It is a safe natural source of aspirin-like chemicals, which helps explain its reputation in the treatment of  rheumatism and arthritis where there is much associated pain and inflammation. It may be used as part of a wider treatment for any connective tissue inflammation anywhere in the body, but it is especially useful in rheumatoid arthritis. It may also be used in fevers such as influenza  (italics in original).  (8)        

(The properties and uses of Black willow) same as white willow. In addition to the uses listed under white willow, the bark and catkins of black willow have seen service as anti-aphrodisiacs and sexual sedatives. An infusion of bark and catkins or a fluid extract of the bark was used.  (13)  

S. cinera (gray willow), S. fragilis (crack willow), the American S. nigra (black willow),

S. pentandra (bay willow), and S. purpurea (purple osier), are all used interchangeably with S. alba.   (38)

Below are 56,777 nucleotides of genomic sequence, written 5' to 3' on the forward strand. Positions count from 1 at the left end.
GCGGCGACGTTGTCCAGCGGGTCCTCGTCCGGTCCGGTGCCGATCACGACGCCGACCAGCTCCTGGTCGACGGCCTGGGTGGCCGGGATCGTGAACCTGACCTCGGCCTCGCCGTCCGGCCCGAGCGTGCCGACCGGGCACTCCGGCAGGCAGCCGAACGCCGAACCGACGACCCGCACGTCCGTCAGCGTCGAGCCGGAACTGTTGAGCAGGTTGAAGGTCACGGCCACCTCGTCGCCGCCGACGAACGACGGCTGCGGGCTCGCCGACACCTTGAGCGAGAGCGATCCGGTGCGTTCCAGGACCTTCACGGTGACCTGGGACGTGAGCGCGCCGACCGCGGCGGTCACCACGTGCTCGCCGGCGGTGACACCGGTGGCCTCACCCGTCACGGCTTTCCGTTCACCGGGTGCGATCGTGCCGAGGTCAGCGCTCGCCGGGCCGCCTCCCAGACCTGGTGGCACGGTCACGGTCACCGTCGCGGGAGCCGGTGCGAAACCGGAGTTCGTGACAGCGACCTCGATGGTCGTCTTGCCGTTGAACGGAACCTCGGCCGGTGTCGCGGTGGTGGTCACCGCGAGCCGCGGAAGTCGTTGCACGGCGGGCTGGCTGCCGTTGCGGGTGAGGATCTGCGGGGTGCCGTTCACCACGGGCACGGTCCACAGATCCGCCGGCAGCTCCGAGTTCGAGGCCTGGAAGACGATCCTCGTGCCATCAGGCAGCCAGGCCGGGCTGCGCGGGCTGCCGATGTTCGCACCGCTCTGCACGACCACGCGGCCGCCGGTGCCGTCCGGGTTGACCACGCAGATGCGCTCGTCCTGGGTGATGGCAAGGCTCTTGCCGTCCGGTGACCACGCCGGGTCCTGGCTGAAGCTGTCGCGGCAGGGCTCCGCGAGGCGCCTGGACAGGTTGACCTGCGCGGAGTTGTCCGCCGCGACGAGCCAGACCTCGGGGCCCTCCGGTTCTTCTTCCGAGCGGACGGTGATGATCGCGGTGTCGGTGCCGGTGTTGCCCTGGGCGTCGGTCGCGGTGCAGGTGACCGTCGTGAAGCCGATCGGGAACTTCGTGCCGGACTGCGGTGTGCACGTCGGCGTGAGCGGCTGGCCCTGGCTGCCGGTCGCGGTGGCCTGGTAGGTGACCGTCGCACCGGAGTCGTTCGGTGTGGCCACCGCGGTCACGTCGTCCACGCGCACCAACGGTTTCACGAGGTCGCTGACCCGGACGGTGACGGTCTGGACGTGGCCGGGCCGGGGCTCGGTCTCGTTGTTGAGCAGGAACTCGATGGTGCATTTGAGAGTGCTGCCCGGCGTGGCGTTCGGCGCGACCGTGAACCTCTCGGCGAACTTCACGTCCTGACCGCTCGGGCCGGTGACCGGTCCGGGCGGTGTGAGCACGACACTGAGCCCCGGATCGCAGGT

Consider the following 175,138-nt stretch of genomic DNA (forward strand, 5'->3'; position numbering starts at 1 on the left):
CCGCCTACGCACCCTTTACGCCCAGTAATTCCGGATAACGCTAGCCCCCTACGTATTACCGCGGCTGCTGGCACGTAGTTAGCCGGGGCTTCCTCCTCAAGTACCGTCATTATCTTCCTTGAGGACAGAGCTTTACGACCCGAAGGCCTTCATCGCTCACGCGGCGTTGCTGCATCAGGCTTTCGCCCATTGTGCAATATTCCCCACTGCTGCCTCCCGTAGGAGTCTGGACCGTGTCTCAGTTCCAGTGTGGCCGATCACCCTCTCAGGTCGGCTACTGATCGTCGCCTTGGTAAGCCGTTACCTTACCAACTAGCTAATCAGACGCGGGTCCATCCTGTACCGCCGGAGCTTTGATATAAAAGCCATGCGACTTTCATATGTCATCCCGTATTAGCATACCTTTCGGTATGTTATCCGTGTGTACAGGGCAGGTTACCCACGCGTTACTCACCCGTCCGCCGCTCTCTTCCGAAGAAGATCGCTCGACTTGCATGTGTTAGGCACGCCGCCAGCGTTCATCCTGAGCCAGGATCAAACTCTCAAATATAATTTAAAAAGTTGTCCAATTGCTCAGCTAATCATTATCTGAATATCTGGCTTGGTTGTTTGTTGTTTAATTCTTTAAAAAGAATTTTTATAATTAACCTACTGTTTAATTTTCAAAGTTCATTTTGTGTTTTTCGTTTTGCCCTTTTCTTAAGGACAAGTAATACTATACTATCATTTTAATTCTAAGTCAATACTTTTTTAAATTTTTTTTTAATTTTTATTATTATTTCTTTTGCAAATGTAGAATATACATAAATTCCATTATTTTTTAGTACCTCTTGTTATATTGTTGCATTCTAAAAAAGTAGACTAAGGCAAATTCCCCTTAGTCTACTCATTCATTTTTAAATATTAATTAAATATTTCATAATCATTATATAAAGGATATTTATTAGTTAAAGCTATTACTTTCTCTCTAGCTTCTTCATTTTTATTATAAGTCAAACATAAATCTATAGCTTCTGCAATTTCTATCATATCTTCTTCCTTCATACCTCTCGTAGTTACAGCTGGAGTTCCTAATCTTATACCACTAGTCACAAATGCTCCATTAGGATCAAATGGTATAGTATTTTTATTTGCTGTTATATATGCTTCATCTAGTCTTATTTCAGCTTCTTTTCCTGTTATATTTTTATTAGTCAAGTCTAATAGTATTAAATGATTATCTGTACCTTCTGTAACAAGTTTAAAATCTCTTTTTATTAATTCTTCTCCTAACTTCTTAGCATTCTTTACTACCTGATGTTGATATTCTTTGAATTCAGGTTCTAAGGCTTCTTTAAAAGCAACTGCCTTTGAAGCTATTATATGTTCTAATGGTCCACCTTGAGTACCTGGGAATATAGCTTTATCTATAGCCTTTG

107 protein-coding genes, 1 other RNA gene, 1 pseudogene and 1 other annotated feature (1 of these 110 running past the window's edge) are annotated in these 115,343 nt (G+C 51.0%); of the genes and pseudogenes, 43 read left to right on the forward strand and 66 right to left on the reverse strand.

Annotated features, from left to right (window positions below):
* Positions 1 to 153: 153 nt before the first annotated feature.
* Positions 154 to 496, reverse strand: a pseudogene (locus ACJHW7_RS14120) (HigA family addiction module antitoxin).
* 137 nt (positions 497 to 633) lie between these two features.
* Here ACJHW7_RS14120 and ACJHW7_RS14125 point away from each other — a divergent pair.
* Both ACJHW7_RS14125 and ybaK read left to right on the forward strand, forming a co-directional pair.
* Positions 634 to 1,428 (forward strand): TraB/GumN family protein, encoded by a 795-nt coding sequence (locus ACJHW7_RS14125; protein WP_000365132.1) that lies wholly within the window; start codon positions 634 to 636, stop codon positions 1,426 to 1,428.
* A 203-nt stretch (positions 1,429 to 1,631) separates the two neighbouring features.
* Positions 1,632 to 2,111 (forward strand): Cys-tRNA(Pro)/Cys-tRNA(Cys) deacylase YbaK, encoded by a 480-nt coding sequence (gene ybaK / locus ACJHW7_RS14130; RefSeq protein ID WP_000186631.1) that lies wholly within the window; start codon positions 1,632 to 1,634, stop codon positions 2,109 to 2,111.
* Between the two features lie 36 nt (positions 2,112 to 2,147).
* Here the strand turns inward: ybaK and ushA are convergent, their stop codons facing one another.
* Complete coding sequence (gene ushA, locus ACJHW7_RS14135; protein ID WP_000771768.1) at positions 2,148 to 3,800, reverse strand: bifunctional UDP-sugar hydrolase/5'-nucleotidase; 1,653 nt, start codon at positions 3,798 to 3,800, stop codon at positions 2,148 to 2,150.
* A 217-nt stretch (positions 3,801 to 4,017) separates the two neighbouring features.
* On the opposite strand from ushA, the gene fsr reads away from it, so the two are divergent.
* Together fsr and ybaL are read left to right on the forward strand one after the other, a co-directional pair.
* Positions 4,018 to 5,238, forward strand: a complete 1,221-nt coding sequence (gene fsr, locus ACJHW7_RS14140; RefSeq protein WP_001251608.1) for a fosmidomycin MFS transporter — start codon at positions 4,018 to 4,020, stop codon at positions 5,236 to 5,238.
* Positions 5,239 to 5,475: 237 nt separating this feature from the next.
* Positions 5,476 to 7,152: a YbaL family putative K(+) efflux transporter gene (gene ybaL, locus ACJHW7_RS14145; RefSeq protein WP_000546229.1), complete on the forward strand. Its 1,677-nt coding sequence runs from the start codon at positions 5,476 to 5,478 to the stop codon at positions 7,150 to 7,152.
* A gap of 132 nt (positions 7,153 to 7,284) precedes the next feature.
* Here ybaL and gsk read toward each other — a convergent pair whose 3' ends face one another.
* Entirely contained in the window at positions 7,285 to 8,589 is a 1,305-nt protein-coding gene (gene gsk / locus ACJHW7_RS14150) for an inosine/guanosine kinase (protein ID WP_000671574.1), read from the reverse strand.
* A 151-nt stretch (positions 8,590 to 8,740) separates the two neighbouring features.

Used for millennia as a wash for ulcers and internally to reduce fever and relieve aches, pains, rheumatism, arthritis, headache.  The Houma used black willow root bark as a blood thinner;  the Creek used the root tea to relieve inflammation in rheumatism and reduce fever.  The tea was also taken for dyspepsia.    (61)

Highly recommended and largely used in treatment of spermatorrhea, nocturnal emissions, etc.  Also relieves ovarian pain.  A poultice made by simmering the powdered bark in cream is unrivalled in gangrene and indolent ulcers, etc.    (57)

Combinations: (Black Willow bark) may be used with Black Cohosh, Celery Seed, Guaiacum and Bogbean in the treatment of rheumatoid arthritis. (8)

Tincturing Process:    Vita Mix— 3.7 gr herb: 1 oz alcohol

Fill  just above blades level in VM container Process: 90 seconds (1)

35-50% alcohol (for white willow bark)   (10)